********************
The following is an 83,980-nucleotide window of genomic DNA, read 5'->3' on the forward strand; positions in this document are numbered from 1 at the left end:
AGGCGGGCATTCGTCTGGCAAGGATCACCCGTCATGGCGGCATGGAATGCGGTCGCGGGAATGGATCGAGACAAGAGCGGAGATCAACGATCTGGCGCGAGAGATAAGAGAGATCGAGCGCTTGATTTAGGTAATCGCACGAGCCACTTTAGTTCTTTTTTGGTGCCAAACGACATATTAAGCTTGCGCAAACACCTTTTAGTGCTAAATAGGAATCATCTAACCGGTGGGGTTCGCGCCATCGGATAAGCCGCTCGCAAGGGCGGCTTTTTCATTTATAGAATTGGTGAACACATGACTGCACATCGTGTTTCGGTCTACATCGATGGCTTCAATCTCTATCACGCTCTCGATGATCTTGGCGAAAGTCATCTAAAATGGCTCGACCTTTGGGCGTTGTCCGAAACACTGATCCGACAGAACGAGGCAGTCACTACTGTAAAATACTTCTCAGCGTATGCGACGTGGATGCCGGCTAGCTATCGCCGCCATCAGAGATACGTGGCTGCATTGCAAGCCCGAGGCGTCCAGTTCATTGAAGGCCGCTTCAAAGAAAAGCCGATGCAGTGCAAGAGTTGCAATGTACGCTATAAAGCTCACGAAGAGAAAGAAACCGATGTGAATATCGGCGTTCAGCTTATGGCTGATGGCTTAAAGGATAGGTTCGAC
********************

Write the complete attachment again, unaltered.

The following is an 83,980-nucleotide window of genomic DNA, read 5'->3' on the forward strand; positions in this document are numbered from 1 at the left end:
AGGCGGGCATTCGTCTGGCAAGGATCACCCGTCATGGCGGCATGGAATGCGGTCGCGGGAATGGATCGAGACAAGAGCGGAGATCAACGATCTGGCGCGAGAGATAAGAGAGATCGAGCGCTTGATTTAGGTAATCGCACGAGCCACTTTAGTTCTTTTTTGGTGCCAAACGACATATTAAGCTTGCGCAAACACCTTTTAGTGCTAAATAGGAATCATCTAACCGGTGGGGTTCGCGCCATCGGATAAGCCGCTCGCAAGGGCGGCTTTTTCATTTATAGAATTGGTGAACACATGACTGCACATCGTGTTTCGGTCTACATCGATGGCTTCAATCTCTATCACGCTCTCGATGATCTTGGCGAAAGTCATCTAAAATGGCTCGACCTTTGGGCGTTGTCCGAAACACTGATCCGACAGAACGAGGCAGTCACTACTGTAAAATACTTCTCAGCGTATGCGACGTGGATGCCGGCTAGCTATCGCCGCCATCAGAGATACGTGGCTGCATTGCAAGCCCGAGGCGTCCAGTTCATTGAAGGCCGCTTCAAAGAAAAGCCGATGCAGTGCAAGAGTTGCAATGTACGCTATAAAGCTCACGAAGAGAAAGAAACCGATGTGAATATCGGCGTTCAGCTTATGGCTGATGGCTTAAAGGATAGGTTCGAC